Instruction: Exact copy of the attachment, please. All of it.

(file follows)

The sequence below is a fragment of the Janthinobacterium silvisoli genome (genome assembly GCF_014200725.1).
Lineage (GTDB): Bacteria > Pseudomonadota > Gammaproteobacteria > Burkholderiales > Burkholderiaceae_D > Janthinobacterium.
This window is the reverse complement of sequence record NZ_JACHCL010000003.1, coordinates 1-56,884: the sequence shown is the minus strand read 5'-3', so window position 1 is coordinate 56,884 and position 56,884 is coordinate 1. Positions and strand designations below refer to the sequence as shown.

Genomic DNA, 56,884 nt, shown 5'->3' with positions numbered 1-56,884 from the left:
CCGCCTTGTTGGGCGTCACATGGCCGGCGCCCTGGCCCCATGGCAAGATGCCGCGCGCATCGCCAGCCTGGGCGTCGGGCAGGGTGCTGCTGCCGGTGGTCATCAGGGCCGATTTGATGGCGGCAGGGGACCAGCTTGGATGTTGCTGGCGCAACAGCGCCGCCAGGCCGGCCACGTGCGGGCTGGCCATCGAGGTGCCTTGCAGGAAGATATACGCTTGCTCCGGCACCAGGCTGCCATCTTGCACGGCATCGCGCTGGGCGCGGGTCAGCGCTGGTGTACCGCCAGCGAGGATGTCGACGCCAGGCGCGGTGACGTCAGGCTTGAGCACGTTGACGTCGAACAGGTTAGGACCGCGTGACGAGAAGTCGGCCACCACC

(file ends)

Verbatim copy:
The sequence below is a fragment of the Janthinobacterium silvisoli genome (genome assembly GCF_014200725.1).
Lineage (GTDB): Bacteria > Pseudomonadota > Gammaproteobacteria > Burkholderiales > Burkholderiaceae_D > Janthinobacterium.
This window is the reverse complement of sequence record NZ_JACHCL010000003.1, coordinates 1-56,884: the sequence shown is the minus strand read 5'-3', so window position 1 is coordinate 56,884 and position 56,884 is coordinate 1. Positions and strand designations below refer to the sequence as shown.

Genomic DNA, 56,884 nt, shown 5'->3' with positions numbered 1-56,884 from the left:
CCGCCTTGTTGGGCGTCACATGGCCGGCGCCCTGGCCCCATGGCAAGATGCCGCGCGCATCGCCAGCCTGGGCGTCGGGCAGGGTGCTGCTGCCGGTGGTCATCAGGGCCGATTTGATGGCGGCAGGGGACCAGCTTGGATGTTGCTGGCGCAACAGCGCCGCCAGGCCGGCCACGTGCGGGCTGGCCATCGAGGTGCCTTGCAGGAAGATATACGCTTGCTCCGGCACCAGGCTGCCATCTTGCACGGCATCGCGCTGGGCGCGGGTCAGCGCTGGTGTACCGCCAGCGAGGATGTCGACGCCAGGCGCGGTGACGTCAGGCTTGAGCACGTTGACGTCGAACAGGTTAGGACCGCGTGACGAGAAGTCGGCCACCACC